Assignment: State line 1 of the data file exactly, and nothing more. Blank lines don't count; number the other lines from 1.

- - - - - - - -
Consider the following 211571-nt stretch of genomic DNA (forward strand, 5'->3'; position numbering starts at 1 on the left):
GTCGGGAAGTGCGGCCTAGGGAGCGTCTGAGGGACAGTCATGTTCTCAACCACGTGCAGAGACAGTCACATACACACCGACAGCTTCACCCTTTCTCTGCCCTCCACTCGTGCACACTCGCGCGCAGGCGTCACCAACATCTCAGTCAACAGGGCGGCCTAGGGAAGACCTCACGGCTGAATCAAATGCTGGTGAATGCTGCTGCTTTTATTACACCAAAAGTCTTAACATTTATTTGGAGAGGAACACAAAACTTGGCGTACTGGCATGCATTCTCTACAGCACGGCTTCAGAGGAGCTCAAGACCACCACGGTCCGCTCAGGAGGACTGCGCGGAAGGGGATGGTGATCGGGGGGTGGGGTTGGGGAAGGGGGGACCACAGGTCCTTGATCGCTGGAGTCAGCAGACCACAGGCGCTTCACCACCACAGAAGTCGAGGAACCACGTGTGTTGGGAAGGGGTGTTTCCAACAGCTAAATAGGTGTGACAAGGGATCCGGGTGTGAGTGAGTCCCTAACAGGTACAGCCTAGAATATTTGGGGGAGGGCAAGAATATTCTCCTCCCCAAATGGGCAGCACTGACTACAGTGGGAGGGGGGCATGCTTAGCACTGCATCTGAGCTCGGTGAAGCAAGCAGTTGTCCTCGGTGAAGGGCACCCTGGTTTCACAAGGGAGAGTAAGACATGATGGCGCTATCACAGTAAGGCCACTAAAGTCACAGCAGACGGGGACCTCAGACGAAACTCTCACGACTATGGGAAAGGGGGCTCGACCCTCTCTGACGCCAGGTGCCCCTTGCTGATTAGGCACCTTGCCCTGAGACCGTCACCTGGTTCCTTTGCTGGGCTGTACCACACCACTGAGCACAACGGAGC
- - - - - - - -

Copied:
Consider the following 211571-nt stretch of genomic DNA (forward strand, 5'->3'; position numbering starts at 1 on the left):